Special provision will have to be made with regard to the disabled men. The plan which holds the field and which in broad outline has now been adopted by the Government is that known as the Rothband scheme, after its originator, a large employer of labor in the North of England. Mr. Rothband’s proposal was that a national appeal should be made by the King, to all employers of labor asking them to bind themselves to give employment at the close of the war to disabled men. Lists of employers who had given such an undertaking would be compiled and would be placed in the hands of the labor exchanges, whose business it would be to see that they fulfilled their obligations. The obligation would be only a moral one, but obviously the labor exchanges would have the means of bringing pressure to bear in the case of the attempt of any firm to shirk its undertaking. The scheme has its weak side, in that certain employers would probably persist in standing out; and if they chose to put up with the discredit, they might succeed in burking their obligations. On the other hand, the only alternative would appear to be a compulsory scheme, which would be extremely distasteful to employers and would put a premium on the slackness and inefficiency of any men who chose to trade on the knowledge that there was a legal obligation on employers to find work for them. The idea of compulsion was, therefore, abandoned, and it is anticipated that after the elections the national appeal will be made, although it is yet uncertain whether it will be put forward by the King or by the Government. It may be added that the same kind of question was debated by the Imperial Government in Germany before the revolution, and there, too, the idea of a compulsory scheme was finally abandoned as impracticable.

Much has been made in England of the provision of land for ex-soldiers and sailors as part of the demobilization scheme. Many plans have been discussed, but little has been done. In 1917 the War Office took a plébiscite of certain forces at the front, and it was afterwards announced that no less than seventeen per cent of the men had expressed a desire to go on the land when the war was over. This figure, which amounts roughly to three quarters of a million men, should be heavily discounted. Large numbers of men, especially when they had been only a short time in the army, declared the attractions of the free and open-air life to be such that they would not on any account return to their former and frequently sedentary occupations. It has, however, been found that the longer time they spent in the army, the more contented they became at the prospect of returning to their former employment; and probably the number who have any serious desire to go on the land is very much smaller than that suggested by the plébiscite.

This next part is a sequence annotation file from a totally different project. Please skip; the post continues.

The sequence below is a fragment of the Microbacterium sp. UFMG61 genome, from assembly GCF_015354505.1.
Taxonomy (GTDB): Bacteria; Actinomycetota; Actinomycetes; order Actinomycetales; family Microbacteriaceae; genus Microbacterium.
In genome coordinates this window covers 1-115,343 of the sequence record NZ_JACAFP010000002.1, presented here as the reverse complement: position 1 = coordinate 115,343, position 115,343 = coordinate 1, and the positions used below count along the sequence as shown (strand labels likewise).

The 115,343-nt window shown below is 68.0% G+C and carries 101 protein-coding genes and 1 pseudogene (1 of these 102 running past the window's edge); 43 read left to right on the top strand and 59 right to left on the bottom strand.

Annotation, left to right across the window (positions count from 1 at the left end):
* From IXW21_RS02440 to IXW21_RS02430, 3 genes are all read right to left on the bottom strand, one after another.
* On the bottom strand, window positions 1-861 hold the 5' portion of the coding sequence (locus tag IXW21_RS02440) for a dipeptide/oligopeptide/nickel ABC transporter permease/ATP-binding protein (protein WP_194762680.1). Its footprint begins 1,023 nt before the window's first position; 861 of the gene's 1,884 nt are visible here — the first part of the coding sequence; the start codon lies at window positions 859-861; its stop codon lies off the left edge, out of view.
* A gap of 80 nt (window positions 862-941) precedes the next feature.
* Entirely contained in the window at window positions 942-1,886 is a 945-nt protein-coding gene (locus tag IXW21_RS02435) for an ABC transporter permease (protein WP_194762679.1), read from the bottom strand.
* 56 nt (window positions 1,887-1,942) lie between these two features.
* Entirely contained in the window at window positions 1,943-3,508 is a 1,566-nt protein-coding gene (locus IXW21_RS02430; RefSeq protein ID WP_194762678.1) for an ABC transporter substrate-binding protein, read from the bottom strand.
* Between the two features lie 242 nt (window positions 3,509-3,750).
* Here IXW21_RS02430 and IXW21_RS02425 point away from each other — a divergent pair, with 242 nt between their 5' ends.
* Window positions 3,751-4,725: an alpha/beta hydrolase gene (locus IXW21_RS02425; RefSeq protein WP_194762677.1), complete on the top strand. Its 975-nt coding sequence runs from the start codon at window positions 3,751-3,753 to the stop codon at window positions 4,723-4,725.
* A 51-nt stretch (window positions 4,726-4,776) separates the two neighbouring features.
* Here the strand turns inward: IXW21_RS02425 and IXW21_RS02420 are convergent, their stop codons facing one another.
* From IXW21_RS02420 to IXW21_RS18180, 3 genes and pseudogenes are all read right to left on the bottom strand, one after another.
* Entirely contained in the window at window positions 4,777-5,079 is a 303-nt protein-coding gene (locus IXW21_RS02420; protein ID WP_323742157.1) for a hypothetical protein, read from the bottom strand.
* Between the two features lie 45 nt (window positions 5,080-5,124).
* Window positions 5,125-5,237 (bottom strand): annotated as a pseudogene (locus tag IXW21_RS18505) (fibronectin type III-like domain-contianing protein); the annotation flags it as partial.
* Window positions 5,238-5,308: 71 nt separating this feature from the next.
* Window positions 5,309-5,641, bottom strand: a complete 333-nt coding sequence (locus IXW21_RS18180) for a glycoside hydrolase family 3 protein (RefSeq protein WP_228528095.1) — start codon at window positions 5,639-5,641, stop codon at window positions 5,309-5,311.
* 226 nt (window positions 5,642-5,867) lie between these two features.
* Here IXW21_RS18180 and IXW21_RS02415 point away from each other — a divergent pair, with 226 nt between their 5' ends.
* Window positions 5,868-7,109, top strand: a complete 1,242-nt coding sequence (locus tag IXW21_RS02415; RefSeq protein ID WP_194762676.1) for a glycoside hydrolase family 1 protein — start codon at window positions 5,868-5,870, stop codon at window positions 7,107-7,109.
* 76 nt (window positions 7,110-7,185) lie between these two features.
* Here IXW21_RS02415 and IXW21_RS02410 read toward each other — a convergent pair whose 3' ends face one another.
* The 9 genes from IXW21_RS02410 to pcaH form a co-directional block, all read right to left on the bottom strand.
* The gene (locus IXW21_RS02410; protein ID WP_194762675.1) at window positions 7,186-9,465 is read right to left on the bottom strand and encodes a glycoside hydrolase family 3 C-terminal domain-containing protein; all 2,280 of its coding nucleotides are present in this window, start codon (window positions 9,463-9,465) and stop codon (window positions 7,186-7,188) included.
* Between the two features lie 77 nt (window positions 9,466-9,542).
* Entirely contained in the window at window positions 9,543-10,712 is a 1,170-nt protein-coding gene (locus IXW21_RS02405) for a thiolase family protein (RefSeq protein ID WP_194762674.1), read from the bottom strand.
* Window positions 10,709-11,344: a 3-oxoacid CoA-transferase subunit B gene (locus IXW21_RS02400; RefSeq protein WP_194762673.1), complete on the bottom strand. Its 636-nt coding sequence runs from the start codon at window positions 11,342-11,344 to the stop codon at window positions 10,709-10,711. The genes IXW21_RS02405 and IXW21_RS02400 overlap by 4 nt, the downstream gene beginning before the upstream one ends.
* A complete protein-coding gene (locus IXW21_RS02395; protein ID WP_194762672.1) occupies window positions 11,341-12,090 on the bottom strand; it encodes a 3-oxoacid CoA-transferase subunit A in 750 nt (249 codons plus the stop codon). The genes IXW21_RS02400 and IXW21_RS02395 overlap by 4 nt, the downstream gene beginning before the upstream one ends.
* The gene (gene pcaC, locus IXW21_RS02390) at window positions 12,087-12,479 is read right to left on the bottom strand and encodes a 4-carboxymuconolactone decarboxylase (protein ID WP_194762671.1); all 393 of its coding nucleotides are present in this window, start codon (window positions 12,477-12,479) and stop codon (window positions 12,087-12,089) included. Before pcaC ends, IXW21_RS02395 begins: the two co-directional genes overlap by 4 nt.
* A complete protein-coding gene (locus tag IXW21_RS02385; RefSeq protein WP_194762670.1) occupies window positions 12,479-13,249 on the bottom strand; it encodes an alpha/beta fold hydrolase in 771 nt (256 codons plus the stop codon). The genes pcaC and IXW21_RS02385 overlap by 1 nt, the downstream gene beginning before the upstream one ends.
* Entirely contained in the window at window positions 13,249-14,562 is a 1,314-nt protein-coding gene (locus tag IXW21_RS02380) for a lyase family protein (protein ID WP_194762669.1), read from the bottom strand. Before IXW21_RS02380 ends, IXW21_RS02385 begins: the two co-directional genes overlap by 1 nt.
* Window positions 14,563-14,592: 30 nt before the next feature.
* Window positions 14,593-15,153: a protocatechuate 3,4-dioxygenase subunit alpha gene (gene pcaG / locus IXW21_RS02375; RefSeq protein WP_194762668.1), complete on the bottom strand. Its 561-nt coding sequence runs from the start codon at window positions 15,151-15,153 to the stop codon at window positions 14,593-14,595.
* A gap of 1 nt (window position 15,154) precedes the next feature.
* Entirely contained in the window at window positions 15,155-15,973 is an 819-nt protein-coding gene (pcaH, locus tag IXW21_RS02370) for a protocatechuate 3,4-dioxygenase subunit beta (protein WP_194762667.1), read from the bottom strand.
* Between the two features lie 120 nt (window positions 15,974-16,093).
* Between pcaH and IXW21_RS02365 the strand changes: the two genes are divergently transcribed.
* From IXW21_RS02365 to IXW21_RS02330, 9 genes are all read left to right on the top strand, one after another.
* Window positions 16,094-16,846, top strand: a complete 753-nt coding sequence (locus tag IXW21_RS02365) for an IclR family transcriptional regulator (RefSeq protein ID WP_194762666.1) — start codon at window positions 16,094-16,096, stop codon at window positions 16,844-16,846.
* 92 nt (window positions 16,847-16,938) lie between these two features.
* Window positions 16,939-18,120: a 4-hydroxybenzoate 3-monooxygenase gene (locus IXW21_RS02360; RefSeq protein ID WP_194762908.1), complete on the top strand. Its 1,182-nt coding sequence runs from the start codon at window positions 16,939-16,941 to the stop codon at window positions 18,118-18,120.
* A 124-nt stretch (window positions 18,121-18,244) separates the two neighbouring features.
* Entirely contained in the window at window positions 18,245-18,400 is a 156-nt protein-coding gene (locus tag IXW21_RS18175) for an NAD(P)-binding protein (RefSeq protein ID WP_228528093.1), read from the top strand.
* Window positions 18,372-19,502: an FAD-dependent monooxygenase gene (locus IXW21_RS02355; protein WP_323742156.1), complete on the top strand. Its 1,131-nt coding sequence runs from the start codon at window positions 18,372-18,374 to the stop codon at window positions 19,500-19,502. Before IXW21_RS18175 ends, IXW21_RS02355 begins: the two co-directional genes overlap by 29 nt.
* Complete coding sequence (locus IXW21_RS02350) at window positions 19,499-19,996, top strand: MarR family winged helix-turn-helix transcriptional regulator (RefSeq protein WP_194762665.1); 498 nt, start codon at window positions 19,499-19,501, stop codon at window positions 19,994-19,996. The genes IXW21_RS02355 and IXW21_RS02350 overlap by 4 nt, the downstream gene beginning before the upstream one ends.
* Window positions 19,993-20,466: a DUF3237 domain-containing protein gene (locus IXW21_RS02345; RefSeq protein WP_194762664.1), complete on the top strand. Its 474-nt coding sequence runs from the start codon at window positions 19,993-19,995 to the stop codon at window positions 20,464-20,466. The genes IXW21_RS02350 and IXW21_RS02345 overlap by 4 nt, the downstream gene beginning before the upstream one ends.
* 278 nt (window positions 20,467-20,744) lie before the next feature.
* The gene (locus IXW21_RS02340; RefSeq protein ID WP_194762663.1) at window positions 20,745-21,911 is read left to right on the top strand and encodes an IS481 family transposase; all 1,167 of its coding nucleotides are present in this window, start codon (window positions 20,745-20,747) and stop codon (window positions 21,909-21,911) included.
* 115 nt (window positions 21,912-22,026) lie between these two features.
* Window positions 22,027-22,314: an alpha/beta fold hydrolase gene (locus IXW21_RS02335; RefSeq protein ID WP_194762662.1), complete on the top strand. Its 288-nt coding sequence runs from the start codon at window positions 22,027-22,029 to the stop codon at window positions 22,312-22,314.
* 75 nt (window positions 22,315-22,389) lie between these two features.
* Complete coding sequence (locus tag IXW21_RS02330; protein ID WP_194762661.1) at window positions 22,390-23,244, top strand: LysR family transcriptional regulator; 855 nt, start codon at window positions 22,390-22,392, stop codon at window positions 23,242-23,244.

Another large reduction has to be made for those who have neither experience nor capital. The Government made a start with its policy of finding land for ex-soldiers by means of an experiment under the Small-Holdings (Colonies) Act of 1916. The feature of the scheme was that the land colonies were to be established on a communal and cooperative basis. The settlers worked in the colony either as individual small holders or as members sharing the profits derived from working the colony as one large farm. An estate was, for instance, leased from the Crown in the East Riding of Yorkshire, and it was the original intention that the colony should consist of a central farm and sixty small holdings ranged round it. The central farm was, in the first instance, to embrace the greater part of the estate, and land would be gradually taken from it and added to the small holdings as the settlers became qualified for their work. It was afterwards decided that, in the first instance, the estate should be worked as a whole on a profit-sharing basis, instead of being divided up into small holdings. Another colony, in Lincolnshire, was designed for market-gardening, and the intention was to divide it up into holdings of about ten acres each. These experiments, however, touch only the fringe of the subject; only four colonies have been provided with a total of six thousand acres. Sir Richard Winfrey, Parliamentary Secretary to the Board of Agriculture, expressed the hope a few months since that eventually one million acres would be secured, but demobilization is already close upon us and little has been done.

Not long before the close of the last Parliamentary session, the Government introduced a bill to make it easier for the county councils to secure land for the purpose of allotments or small holdings, and also to make it easier for them to erect houses and buildings for settlers. Plans, however, are one thing and practice another, and at the present time we have not got beyond the pioneer colonies and the gift from certain public-spirited landowners, like the Duke of Sutherland, of farm lands to be used for the benefit of soldiers. The whole question is hedged about with difficulties of finance and ownership. In the Dominions the problem is much simpler, and some of the governments, which have much land at their disposal, are putting generous schemes into force for the benefit of the returning troops.